“Wow, Rebecca.  I don’t even know what to say… this is so beautiful.  My mom is going to love it.  We are so blessed that you’ve used your incredible talent to commit such a wonderful memory into an ever-lasting work of art.  Thank you.”

From Michele

“Amazingly talented, kind, sweet, wonderful. …I will always admire you when I look at the portrait…”

On the Easel in June

Black-cat-in-progress

Black Cat in progress – experimenting with background treatments

Despite my hungry little bundle joy, (i.e. my adorable, two month old son Isaac), June is off to a great start in the studio. Here’s a peak at four little paintings I’m working on right now.

The first of the lot is of Jolly Rajah, the black cat. I actually started this one months ago as an experiment related to the monthly miniature series (I considered a series of black cats). I had considered this little one finished, and originally it featured a window with a tree in the background. But it didn’t seem right to me, and I ended up going with the Into the Country idea instead. After contemplating it for a while, I’m reworking this little guy. I’m trying out a simplified background now, working to define his features a bit more, and also to create a stronger focal point at his lovely eyes.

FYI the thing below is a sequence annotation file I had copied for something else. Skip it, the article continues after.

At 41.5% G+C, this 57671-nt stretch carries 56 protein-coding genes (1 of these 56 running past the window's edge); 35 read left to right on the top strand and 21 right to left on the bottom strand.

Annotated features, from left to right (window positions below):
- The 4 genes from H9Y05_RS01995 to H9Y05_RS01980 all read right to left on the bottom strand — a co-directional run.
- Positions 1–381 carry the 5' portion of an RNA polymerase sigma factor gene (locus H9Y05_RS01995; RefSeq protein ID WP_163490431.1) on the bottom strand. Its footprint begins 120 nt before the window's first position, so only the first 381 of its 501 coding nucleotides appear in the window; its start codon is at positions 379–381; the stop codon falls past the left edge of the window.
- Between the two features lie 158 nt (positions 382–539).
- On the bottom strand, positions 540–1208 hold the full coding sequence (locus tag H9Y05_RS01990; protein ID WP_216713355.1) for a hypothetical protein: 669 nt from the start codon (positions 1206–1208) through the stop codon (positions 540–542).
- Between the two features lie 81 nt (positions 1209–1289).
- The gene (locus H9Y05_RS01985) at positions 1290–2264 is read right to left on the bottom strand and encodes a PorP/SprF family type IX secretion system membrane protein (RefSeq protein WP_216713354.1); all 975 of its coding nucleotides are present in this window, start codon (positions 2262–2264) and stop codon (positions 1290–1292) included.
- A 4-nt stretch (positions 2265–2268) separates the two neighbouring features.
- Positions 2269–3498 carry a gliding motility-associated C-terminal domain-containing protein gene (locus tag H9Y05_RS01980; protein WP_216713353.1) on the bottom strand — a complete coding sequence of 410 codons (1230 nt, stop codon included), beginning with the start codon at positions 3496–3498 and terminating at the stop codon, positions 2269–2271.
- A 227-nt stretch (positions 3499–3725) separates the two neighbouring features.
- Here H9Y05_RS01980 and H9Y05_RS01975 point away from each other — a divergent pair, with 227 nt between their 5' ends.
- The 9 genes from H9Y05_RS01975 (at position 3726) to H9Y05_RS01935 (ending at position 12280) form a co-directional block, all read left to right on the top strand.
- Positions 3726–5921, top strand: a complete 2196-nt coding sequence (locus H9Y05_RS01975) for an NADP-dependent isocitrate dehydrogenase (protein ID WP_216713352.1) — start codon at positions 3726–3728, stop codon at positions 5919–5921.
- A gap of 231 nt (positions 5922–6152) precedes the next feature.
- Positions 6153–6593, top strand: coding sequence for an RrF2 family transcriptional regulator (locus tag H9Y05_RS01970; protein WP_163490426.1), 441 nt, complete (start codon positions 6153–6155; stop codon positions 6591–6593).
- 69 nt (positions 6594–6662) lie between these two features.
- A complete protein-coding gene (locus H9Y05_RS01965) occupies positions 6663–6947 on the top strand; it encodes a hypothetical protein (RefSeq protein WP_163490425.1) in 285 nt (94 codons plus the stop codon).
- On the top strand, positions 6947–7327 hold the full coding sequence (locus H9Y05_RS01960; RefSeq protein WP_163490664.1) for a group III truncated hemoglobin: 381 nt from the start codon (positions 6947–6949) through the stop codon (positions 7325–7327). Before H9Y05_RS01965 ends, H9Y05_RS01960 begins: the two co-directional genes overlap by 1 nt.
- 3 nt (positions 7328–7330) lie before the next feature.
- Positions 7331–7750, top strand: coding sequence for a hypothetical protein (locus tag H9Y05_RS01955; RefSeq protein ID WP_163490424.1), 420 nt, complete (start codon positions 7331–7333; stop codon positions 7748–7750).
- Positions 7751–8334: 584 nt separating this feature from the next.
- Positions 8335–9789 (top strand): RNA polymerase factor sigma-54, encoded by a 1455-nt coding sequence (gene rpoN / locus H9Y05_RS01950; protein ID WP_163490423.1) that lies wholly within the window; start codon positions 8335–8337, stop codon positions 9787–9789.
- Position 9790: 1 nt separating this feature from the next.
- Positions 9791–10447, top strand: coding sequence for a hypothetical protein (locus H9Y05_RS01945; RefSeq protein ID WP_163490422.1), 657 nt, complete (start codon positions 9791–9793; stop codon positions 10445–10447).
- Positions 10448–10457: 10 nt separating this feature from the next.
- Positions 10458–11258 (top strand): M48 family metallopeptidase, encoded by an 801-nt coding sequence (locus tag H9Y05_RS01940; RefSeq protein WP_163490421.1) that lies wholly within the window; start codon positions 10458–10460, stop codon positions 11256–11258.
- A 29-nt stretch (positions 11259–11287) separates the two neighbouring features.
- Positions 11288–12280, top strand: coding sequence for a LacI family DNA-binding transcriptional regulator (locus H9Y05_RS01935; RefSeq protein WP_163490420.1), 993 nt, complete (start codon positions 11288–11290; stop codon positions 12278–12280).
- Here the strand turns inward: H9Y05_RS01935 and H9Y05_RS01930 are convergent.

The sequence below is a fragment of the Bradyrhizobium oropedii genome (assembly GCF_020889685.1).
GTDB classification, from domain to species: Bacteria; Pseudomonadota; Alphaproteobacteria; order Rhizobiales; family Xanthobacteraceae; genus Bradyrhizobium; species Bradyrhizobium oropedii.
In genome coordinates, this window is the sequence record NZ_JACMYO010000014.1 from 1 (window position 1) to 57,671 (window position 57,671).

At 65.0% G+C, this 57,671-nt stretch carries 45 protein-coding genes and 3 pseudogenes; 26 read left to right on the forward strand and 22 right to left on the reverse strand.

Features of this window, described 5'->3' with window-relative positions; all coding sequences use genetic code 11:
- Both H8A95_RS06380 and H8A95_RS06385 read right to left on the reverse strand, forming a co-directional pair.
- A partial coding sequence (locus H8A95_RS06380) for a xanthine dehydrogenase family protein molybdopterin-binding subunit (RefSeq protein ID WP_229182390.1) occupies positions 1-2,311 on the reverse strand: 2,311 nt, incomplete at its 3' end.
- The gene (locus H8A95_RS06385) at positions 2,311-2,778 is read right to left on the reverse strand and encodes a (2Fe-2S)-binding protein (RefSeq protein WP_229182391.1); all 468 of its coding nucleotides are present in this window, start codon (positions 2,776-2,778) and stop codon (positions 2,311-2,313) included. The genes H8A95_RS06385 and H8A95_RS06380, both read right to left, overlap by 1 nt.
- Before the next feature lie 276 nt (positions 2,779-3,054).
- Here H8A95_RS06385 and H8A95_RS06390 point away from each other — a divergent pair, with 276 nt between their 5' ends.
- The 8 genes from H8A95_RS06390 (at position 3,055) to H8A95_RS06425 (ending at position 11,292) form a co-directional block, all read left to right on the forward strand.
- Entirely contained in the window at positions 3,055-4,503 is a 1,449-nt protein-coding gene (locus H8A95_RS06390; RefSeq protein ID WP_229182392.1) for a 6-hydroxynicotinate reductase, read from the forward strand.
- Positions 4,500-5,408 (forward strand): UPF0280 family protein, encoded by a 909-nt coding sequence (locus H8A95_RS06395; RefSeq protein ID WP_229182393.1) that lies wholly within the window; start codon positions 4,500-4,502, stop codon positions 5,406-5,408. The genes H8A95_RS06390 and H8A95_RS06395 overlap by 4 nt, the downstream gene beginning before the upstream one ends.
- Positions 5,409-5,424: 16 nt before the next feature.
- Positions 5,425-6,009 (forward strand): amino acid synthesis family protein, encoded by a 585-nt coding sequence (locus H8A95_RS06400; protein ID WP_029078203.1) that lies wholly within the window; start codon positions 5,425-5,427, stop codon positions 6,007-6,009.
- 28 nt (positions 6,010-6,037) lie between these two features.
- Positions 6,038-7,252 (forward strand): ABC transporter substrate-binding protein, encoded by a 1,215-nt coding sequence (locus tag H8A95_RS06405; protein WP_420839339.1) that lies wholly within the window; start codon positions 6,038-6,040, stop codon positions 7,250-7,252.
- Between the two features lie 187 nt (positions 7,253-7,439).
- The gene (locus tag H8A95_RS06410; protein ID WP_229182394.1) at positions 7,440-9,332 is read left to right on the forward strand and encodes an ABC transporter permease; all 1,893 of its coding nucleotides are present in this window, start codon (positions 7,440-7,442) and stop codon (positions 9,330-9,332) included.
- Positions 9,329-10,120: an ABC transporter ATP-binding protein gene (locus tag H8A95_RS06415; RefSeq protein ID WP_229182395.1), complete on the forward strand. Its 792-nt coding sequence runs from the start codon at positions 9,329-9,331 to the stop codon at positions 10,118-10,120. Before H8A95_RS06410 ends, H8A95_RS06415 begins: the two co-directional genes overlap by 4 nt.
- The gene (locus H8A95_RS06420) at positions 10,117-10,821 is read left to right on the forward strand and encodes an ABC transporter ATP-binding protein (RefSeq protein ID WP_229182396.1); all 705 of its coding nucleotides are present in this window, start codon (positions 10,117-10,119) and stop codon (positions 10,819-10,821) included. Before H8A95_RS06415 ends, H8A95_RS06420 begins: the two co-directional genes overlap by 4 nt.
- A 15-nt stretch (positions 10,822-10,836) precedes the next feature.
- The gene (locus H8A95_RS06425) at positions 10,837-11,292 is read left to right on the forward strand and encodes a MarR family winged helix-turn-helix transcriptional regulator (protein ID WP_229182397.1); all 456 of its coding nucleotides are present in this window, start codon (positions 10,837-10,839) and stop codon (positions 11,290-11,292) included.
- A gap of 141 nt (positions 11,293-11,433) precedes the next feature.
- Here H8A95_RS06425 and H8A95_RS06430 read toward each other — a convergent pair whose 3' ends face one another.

I love the beautiful little 1920’s brass and celluloid miniature frame I have for it, so I’m hoping to salvage the painting. I’m also hoping that working through this painting, will help me get a better idea of what will work in the fourteen remaining frames I’ve been collecting in this style. Here’s a link to the finished painting!

 

Oliver-in-progress

Commission In Progress

I love painting animals, but I have to admit to a special soft spot for dogs

This little guy is my top priority in the studio right now. He’s the first of my June Miniature Pet Portrait Specialand will be completed in time for a special occasion. I have added a couple coats of paint since taking this photo, and I plan to have it finished by the end of the week so it can be shipped out to its new home right away. 

 

miniature rabbit paintings in progress

Rabbit Couple in progress